Photo: Colette Noir. Credit: Jeonjinsang Education Center.
International solidarity was a crucial factor in the Gwangju Democracy Movement 광주민주화운동, as journalists from abroad - including Jurgen Hintzpeter of Germany, who captured the massacre on video - played an indispensable role in raising global awareness. Recently declassified documents from the Chun Doo-hwan 전두환 dictatorship revealed yet another unsung international hero.
Colette Noir, a member of Association Fraternalle Internationale, a Catholic charity, came to South Korea from France in 1962 at age 28, assisting Korea’s democracy movement. In the aftermath of the Gwangju uprising in 1980, Noir smuggled documents and voice recordings of eyewitnesses through the network of Catholic priests, nuns and volunteers, sending the news of the massacre throughout South Korea and internationally to Japan. The Chun dictatorship arrested and interrogated Noir, making her the only non-Korean to face interrogation with respect to the Gwangju massacre.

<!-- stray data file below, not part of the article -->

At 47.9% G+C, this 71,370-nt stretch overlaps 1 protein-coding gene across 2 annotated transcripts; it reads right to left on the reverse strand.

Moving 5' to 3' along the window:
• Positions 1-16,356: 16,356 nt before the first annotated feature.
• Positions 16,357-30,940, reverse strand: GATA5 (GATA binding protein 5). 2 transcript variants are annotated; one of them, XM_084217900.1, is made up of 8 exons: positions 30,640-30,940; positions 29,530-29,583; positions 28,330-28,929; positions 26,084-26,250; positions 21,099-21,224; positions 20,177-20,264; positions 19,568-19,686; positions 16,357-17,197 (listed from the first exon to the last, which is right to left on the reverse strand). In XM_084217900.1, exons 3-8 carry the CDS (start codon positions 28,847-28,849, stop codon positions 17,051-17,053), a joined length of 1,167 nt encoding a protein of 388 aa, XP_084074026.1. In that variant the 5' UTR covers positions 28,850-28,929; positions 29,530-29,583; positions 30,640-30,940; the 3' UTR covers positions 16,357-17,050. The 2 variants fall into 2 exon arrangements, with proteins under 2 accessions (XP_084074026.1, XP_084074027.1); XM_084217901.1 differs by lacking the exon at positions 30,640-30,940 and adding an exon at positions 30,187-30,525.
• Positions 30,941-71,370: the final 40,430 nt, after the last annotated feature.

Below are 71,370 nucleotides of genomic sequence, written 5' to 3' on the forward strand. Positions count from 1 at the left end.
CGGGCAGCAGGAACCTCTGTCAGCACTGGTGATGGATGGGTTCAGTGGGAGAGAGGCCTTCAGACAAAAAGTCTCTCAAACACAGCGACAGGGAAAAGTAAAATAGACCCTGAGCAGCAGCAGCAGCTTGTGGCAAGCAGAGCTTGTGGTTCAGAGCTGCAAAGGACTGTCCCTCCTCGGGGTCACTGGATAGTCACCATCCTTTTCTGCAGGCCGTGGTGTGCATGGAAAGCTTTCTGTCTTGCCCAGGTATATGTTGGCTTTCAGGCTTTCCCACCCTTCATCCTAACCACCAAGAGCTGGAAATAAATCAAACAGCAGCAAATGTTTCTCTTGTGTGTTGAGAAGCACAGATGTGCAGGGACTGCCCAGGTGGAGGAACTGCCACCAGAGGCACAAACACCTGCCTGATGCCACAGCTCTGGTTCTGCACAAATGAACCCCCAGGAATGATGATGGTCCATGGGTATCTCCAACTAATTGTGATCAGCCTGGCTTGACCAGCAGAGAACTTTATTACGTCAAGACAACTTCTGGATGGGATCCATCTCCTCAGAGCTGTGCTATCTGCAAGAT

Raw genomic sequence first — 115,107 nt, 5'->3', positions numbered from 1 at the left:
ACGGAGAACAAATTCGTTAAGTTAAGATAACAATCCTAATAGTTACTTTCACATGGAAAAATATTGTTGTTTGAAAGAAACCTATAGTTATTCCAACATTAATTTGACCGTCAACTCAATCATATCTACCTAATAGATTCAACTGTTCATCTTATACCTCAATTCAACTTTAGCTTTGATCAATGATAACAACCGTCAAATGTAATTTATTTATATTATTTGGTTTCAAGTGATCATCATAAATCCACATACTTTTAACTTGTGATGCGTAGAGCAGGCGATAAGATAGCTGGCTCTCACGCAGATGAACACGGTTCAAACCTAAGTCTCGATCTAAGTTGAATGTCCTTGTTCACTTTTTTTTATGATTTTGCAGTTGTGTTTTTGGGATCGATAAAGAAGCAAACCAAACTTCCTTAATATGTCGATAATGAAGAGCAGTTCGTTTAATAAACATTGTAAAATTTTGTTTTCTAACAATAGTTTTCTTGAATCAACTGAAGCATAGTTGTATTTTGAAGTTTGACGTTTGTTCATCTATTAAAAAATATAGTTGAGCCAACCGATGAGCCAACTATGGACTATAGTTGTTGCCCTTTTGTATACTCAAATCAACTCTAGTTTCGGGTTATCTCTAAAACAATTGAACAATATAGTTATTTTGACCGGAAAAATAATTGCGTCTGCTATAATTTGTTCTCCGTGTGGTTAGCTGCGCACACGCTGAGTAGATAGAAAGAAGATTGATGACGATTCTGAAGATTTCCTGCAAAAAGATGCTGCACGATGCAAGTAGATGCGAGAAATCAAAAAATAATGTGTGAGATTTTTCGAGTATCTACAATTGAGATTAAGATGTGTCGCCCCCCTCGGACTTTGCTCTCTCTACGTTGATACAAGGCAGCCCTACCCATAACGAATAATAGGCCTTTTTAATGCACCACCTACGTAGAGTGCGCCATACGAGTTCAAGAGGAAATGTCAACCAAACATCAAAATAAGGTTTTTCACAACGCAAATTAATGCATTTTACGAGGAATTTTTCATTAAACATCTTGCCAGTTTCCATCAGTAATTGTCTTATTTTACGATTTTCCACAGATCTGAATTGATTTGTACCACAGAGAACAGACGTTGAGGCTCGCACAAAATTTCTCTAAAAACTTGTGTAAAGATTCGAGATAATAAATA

Noir continued to live in South Korea until 2016, working in charity projects in the slums of Seoul before returning to France.